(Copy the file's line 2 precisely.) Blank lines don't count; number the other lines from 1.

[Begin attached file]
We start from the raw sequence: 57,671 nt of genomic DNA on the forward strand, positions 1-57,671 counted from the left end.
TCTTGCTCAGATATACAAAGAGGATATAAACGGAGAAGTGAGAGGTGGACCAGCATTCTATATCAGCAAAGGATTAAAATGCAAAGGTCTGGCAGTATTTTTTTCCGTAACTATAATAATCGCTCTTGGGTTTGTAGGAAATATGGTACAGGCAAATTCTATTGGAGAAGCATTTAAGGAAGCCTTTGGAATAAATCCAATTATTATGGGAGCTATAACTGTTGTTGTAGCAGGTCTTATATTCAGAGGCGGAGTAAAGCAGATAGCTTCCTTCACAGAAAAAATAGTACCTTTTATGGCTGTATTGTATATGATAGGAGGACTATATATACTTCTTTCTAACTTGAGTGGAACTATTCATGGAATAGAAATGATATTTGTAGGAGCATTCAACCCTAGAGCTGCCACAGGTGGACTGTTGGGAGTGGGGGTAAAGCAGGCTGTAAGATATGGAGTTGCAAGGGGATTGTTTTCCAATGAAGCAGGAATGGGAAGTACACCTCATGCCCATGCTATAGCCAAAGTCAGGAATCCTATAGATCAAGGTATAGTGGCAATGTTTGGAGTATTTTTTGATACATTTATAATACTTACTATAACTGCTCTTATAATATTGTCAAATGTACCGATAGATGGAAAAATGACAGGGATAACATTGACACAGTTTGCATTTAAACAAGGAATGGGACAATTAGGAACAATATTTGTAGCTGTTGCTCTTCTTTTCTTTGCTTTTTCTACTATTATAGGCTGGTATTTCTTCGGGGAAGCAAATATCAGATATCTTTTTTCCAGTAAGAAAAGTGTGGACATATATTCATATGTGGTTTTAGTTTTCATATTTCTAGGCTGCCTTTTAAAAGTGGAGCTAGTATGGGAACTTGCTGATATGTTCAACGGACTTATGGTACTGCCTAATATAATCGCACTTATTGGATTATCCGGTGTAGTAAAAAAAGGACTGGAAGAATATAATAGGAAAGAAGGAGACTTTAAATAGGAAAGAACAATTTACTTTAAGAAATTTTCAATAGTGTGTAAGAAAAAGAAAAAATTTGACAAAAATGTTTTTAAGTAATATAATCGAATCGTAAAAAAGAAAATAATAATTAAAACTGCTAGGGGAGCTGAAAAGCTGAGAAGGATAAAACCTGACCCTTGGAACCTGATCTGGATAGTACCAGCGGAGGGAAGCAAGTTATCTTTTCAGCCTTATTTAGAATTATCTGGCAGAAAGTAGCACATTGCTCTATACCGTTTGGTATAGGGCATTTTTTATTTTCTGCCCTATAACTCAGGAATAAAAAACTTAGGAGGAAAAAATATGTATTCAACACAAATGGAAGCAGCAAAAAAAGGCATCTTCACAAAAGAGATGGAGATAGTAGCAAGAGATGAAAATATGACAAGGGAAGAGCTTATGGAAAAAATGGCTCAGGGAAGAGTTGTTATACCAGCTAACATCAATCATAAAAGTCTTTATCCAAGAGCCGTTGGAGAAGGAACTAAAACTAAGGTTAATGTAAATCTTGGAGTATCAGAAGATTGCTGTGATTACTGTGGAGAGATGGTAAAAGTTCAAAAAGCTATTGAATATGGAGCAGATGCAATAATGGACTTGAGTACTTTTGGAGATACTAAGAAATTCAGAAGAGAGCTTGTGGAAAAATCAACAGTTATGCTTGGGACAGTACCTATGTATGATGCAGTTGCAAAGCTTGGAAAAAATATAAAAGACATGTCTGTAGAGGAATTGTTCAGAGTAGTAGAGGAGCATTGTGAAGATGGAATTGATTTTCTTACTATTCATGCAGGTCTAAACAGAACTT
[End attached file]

TCTTGCTCAGATATACAAAGAGGATATAAACGGAGAAGTGAGAGGTGGACCAGCATTCTATATCAGCAAAGGATTAAAATGCAAAGGTCTGGCAGTATTTTTTTCCGTAACTATAATAATCGCTCTTGGGTTTGTAGGAAATATGGTACAGGCAAATTCTATTGGAGAAGCATTTAAGGAAGCCTTTGGAATAAATCCAATTATTATGGGAGCTATAACTGTTGTTGTAGCAGGTCTTATATTCAGAGGCGGAGTAAAGCAGATAGCTTCCTTCACAGAAAAAATAGTACCTTTTATGGCTGTATTGTATATGATAGGAGGACTATATATACTTCTTTCTAACTTGAGTGGAACTATTCATGGAATAGAAATGATATTTGTAGGAGCATTCAACCCTAGAGCTGCCACAGGTGGACTGTTGGGAGTGGGGGTAAAGCAGGCTGTAAGATATGGAGTTGCAAGGGGATTGTTTTCCAATGAAGCAGGAATGGGAAGTACACCTCATGCCCATGCTATAGCCAAAGTCAGGAATCCTATAGATCAAGGTATAGTGGCAATGTTTGGAGTATTTTTTGATACATTTATAATACTTACTATAACTGCTCTTATAATATTGTCAAATGTACCGATAGATGGAAAAATGACAGGGATAACATTGACACAGTTTGCATTTAAACAAGGAATGGGACAATTAGGAACAATATTTGTAGCTGTTGCTCTTCTTTTCTTTGCTTTTTCTACTATTATAGGCTGGTATTTCTTCGGGGAAGCAAATATCAGATATCTTTTTTCCAGTAAGAAAAGTGTGGACATATATTCATATGTGGTTTTAGTTTTCATATTTCTAGGCTGCCTTTTAAAAGTGGAGCTAGTATGGGAACTTGCTGATATGTTCAACGGACTTATGGTACTGCCTAATATAATCGCACTTATTGGATTATCCGGTGTAGTAAAAAAAGGACTGGAAGAATATAATAGGAAAGAAGGAGACTTTAAATAGGAAAGAACAATTTACTTTAAGAAATTTTCAATAGTGTGTAAGAAAAAGAAAAAATTTGACAAAAATGTTTTTAAGTAATATAATCGAATCGTAAAAAAGAAAATAATAATTAAAACTGCTAGGGGAGCTGAAAAGCTGAGAAGGATAAAACCTGACCCTTGGAACCTGATCTGGATAGTACCAGCGGAGGGAAGCAAGTTATCTTTTCAGCCTTATTTAGAATTATCTGGCAGAAAGTAGCACATTGCTCTATACCGTTTGGTATAGGGCATTTTTTATTTTCTGCCCTATAACTCAGGAATAAAAAACTTAGGAGGAAAAAATATGTATTCAACACAAATGGAAGCAGCAAAAAAAGGCATCTTCACAAAAGAGATGGAGATAGTAGCAAGAGATGAAAATATGACAAGGGAAGAGCTTATGGAAAAAATGGCTCAGGGAAGAGTTGTTATACCAGCTAACATCAATCATAAAAGTCTTTATCCAAGAGCCGTTGGAGAAGGAACTAAAACTAAGGTTAATGTAAATCTTGGAGTATCAGAAGATTGCTGTGATTACTGTGGAGAGATGGTAAAAGTTCAAAAAGCTATTGAATATGGAGCAGATGCAATAATGGACTTGAGTACTTTTGGAGATACTAAGAAATTCAGAAGAGAGCTTGTGGAAAAATCAACAGTTATGCTTGGGACAGTACCTATGTATGATGCAGTTGCAAAGCTTGGAAAAAATATAAAAGACATGTCTGTAGAGGAATTGTTCAGAGTAGTAGAGGAGCATTGTGAAGATGGAATTGATTTTCTTACTATTCATGCAGGTCTAAACAGAACTT